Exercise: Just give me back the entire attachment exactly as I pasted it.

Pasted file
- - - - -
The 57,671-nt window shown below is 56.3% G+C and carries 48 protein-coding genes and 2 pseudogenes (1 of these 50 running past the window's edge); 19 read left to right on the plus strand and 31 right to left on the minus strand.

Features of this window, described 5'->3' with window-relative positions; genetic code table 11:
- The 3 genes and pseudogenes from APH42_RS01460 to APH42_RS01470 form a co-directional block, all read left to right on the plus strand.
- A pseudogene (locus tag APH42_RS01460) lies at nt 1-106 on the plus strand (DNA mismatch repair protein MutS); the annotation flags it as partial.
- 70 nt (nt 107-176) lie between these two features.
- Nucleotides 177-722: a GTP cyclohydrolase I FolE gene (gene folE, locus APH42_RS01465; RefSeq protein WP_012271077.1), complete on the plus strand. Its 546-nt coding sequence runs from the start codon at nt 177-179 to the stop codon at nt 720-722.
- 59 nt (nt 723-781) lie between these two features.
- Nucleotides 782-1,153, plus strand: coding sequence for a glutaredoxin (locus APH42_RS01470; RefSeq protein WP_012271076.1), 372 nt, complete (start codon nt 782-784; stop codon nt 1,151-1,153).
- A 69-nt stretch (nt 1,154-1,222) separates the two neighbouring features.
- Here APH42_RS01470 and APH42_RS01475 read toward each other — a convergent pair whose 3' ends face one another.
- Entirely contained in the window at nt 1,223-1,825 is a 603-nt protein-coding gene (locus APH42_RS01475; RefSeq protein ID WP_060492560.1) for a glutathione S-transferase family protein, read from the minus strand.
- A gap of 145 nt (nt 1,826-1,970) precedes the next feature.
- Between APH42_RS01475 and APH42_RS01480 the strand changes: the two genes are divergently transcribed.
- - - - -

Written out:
The 57,671-nt window shown below is 56.3% G+C and carries 48 protein-coding genes and 2 pseudogenes (1 of these 50 running past the window's edge); 19 read left to right on the plus strand and 31 right to left on the minus strand.

Features of this window, described 5'->3' with window-relative positions; genetic code table 11:
- The 3 genes and pseudogenes from APH42_RS01460 to APH42_RS01470 form a co-directional block, all read left to right on the plus strand.
- A pseudogene (locus tag APH42_RS01460) lies at nt 1-106 on the plus strand (DNA mismatch repair protein MutS); the annotation flags it as partial.
- 70 nt (nt 107-176) lie between these two features.
- Nucleotides 177-722: a GTP cyclohydrolase I FolE gene (gene folE, locus APH42_RS01465; RefSeq protein WP_012271077.1), complete on the plus strand. Its 546-nt coding sequence runs from the start codon at nt 177-179 to the stop codon at nt 720-722.
- 59 nt (nt 723-781) lie between these two features.
- Nucleotides 782-1,153, plus strand: coding sequence for a glutaredoxin (locus APH42_RS01470; RefSeq protein WP_012271076.1), 372 nt, complete (start codon nt 782-784; stop codon nt 1,151-1,153).
- A 69-nt stretch (nt 1,154-1,222) separates the two neighbouring features.
- Here APH42_RS01470 and APH42_RS01475 read toward each other — a convergent pair whose 3' ends face one another.
- Entirely contained in the window at nt 1,223-1,825 is a 603-nt protein-coding gene (locus APH42_RS01475; RefSeq protein ID WP_060492560.1) for a glutathione S-transferase family protein, read from the minus strand.
- A gap of 145 nt (nt 1,826-1,970) precedes the next feature.
- Between APH42_RS01475 and APH42_RS01480 the strand changes: the two genes are divergently transcribed.